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p53 mutation and cancer

p53 in all cancer

p53 in lung cancer

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p53 in breast cancer

p53 in colorectal cancer

p53 in liver cancer

p53 in prostate cancer

p53 in cervical cancer

p53 in oral cancer

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p53 in lymphoma / leukemia

p53 in ovary cancer

p53 in bladder cancer

p53 in pancreatic cancer

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p53 in Li Fraumeni syndrome










Schuijer, M. and Berns, E.M. (2003) TP53 and ovarian cancer. Hum Mutat, 21, 285-291..-> Download

Ovarian cancer

Ovarian cancer is the most lethal gynaecological malignancy and it most commonly occurs in postmenopausal women. Ninety per cent of ovarian cancers are derived from the ovarian surface epithelium and these neoplasms are classified into serous, mucinous, endometrioid, clear-cell and transitional-cell types. The molecular pathology of ovarian carcinomas is heterogeneous and involves various putative precursor lesions and multiple pathways of development. The most common subtype, high-grade serous carcinoma, is characterized by p53 mutations, and BRCA1 and/or BRCA2 dysfunction. It most likely arises from epithelium within inclusion cysts or from the surface of the ovary. In contrast, low-grade serous carcinomas are characterized by KRAS or BRAF mutations and appear to arise via an adenoma-borderline-carcinoma sequence. Similarly, mucinous carcinomas have KRAS mutations and probably develop via an adenoma-borderline-carcinoma sequence. Low-grade endometrioid carcinomas, however, are characterized by mutations in PTEN and CTNNB1, and microsatellite instability, and may arise from ovarian endometriosis or borderline endometrioid tumours. High-grade endometrioid carcinomas have similar changes to high-grade serous carcinomas. Clear-cell carcinomas are characterized by mutations of TGFbetaR2 and over-expression of HNF-1beta, and probably arise from ovarian endometriosis. The molecular changes in transitional-cell carcinomas of the ovary remain largely unknown.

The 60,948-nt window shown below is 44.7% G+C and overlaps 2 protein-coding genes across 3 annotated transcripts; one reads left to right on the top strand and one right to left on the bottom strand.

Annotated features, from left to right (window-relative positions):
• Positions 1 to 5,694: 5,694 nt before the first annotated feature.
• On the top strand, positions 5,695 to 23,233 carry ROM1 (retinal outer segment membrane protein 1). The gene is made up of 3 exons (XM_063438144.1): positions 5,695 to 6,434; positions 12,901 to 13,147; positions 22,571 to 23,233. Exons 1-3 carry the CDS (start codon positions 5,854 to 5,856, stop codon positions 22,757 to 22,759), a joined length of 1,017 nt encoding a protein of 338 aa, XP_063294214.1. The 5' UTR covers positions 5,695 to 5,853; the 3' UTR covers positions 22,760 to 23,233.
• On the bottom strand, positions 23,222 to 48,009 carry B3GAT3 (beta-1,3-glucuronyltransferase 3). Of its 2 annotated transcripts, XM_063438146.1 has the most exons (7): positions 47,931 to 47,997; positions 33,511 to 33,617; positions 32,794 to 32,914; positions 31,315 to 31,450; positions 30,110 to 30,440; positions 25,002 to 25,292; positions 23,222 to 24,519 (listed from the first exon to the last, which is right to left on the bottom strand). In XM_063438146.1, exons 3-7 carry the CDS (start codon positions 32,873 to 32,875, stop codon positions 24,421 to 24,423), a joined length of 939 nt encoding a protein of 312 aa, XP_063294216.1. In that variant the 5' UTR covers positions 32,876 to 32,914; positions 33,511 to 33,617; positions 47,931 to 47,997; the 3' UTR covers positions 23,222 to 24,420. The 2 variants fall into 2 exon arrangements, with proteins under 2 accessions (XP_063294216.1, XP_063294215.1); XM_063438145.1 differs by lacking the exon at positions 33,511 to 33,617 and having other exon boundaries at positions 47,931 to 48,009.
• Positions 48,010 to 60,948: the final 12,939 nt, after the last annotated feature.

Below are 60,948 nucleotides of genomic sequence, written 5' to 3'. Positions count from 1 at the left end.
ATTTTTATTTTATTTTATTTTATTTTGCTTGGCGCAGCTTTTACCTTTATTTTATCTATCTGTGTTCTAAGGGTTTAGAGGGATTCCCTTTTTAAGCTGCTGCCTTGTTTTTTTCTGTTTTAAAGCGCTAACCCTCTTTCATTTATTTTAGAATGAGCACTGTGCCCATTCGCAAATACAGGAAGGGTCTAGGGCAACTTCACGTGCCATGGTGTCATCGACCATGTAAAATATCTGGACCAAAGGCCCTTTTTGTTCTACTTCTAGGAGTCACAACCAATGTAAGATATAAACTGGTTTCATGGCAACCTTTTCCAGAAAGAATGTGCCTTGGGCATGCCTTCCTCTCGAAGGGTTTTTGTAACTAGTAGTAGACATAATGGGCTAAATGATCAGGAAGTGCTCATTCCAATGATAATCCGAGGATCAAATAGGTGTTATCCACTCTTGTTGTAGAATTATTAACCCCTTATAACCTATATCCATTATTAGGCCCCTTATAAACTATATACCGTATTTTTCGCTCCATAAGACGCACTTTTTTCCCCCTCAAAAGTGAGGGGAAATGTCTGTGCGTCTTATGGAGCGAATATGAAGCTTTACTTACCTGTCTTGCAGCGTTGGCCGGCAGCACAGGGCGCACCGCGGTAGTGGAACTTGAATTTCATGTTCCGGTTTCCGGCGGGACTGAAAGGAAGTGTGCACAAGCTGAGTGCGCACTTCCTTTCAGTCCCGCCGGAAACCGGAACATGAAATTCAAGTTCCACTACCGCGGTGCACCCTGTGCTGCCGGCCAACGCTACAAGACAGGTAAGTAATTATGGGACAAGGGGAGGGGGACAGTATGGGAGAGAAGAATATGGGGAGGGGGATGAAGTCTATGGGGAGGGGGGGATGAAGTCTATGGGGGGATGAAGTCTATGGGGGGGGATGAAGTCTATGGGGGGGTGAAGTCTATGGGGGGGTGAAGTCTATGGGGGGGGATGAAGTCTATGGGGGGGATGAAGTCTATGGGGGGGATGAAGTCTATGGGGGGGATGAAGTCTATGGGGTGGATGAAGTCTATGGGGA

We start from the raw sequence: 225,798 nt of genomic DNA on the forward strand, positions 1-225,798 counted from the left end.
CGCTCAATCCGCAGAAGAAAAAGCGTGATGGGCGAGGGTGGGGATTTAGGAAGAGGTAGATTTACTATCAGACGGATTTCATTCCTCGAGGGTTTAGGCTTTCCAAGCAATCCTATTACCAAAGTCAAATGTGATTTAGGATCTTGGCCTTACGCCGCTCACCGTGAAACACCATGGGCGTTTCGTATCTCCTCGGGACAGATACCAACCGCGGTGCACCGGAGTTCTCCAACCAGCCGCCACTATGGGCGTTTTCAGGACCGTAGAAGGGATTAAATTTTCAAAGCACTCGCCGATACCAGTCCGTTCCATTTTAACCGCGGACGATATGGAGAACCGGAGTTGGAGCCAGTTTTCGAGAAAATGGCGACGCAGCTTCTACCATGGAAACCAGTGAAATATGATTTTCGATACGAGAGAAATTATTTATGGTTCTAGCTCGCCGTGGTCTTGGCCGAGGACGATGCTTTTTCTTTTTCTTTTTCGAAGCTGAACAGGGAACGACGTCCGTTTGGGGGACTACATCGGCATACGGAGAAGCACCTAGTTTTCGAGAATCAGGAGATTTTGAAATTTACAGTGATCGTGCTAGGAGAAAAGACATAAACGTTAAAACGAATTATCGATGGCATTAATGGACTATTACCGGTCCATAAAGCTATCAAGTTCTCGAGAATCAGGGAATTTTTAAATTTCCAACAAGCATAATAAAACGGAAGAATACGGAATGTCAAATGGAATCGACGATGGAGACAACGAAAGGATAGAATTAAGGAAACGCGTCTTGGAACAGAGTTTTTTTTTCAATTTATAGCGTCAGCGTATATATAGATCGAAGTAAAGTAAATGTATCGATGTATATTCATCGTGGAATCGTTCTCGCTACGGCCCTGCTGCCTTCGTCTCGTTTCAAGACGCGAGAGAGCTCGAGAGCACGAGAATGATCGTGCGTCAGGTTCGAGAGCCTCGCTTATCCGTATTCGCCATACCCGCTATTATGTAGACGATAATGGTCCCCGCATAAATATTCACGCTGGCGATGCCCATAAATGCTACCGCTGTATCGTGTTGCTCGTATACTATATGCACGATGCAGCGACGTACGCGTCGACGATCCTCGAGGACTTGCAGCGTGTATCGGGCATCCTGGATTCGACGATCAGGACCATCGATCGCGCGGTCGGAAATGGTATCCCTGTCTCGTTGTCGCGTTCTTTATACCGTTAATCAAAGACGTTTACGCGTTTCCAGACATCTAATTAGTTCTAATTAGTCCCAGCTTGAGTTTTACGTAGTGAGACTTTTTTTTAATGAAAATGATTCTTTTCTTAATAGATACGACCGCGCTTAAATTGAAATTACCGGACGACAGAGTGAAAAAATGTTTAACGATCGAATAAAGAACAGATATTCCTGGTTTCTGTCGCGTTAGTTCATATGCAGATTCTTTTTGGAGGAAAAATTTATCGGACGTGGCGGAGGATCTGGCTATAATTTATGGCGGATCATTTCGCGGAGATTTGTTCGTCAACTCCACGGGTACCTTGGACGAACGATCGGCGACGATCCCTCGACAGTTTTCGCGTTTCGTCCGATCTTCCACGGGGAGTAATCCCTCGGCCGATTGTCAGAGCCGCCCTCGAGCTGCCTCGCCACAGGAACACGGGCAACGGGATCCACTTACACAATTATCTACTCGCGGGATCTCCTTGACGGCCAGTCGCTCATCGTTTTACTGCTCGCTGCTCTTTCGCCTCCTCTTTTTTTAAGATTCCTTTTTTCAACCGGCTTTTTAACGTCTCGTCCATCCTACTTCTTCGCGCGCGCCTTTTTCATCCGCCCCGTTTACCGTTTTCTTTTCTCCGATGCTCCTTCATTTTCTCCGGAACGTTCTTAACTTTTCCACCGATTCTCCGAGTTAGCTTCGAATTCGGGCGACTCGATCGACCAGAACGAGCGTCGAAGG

Spectrum of p53 mutations in ovary cancer



Meta-analysis of p53 loss of function in ovarian cancer.
Points ; mean p53 activity as measured by transactivation with the WAF1promoter ; bars , 95 % CI. The mean and 95 % CI of p53 activity for all studies combined for a specific type of cancer is shown on the far left of each graph.
Horizontal line, mean of the combined studies. The publication code is indicated on the x-axis : the first number is an anonymous ID for the publication and the second number indicates the number of p53 mutants included in this study. Studies are presented from left to right in decreasing order of number of p53 mutants. The y-axis corresponds to p53 transactivation activity, with a value of 1.5 for the negative control and a value of 2.5 for 100 % of wild-type activity. Only studies with 5 or more p53 mutations are shown on the graph.

More information about this statistical analysis can be found in this article:

Soussi, T., Asselain, B., Hamroun, D., Kato, S., Ishioka, C., Claustres, M. and Beroud, C. (2006) Meta-analysis of the p53 mutation database for mutant p53 biological activity reveals a methodologic bias in mutation detection. Clin Cancer Res, 12, 62-69. Download the pdf



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